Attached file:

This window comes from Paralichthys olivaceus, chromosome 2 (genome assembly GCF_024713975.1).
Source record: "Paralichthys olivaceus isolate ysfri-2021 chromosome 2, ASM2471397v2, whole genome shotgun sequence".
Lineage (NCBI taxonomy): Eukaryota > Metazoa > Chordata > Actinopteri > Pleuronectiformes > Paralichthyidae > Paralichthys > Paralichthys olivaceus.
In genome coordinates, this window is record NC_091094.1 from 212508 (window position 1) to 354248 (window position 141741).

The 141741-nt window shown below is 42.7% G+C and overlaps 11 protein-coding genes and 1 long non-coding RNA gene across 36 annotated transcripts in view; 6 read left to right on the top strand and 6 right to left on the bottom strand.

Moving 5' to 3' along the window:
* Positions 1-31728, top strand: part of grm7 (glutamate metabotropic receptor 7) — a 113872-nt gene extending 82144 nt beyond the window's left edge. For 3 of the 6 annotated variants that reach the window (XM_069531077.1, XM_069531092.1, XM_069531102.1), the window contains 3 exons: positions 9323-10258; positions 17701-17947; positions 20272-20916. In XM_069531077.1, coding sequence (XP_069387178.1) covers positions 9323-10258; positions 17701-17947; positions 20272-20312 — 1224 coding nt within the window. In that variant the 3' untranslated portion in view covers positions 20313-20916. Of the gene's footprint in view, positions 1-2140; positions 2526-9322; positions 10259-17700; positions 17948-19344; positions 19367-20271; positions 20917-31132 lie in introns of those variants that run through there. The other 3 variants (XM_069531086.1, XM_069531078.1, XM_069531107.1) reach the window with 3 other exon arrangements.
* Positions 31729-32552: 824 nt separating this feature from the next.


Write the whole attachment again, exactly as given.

This window comes from Paralichthys olivaceus, chromosome 2 (genome assembly GCF_024713975.1).
Source record: "Paralichthys olivaceus isolate ysfri-2021 chromosome 2, ASM2471397v2, whole genome shotgun sequence".
Lineage (NCBI taxonomy): Eukaryota > Metazoa > Chordata > Actinopteri > Pleuronectiformes > Paralichthyidae > Paralichthys > Paralichthys olivaceus.
In genome coordinates, this window is record NC_091094.1 from 212508 (window position 1) to 354248 (window position 141741).

The 141741-nt window shown below is 42.7% G+C and overlaps 11 protein-coding genes and 1 long non-coding RNA gene across 36 annotated transcripts in view; 6 read left to right on the top strand and 6 right to left on the bottom strand.

Moving 5' to 3' along the window:
* Positions 1-31728, top strand: part of grm7 (glutamate metabotropic receptor 7) — a 113872-nt gene extending 82144 nt beyond the window's left edge. For 3 of the 6 annotated variants that reach the window (XM_069531077.1, XM_069531092.1, XM_069531102.1), the window contains 3 exons: positions 9323-10258; positions 17701-17947; positions 20272-20916. In XM_069531077.1, coding sequence (XP_069387178.1) covers positions 9323-10258; positions 17701-17947; positions 20272-20312 — 1224 coding nt within the window. In that variant the 3' untranslated portion in view covers positions 20313-20916. Of the gene's footprint in view, positions 1-2140; positions 2526-9322; positions 10259-17700; positions 17948-19344; positions 19367-20271; positions 20917-31132 lie in introns of those variants that run through there. The other 3 variants (XM_069531086.1, XM_069531078.1, XM_069531107.1) reach the window with 3 other exon arrangements.
* Positions 31729-32552: 824 nt separating this feature from the next.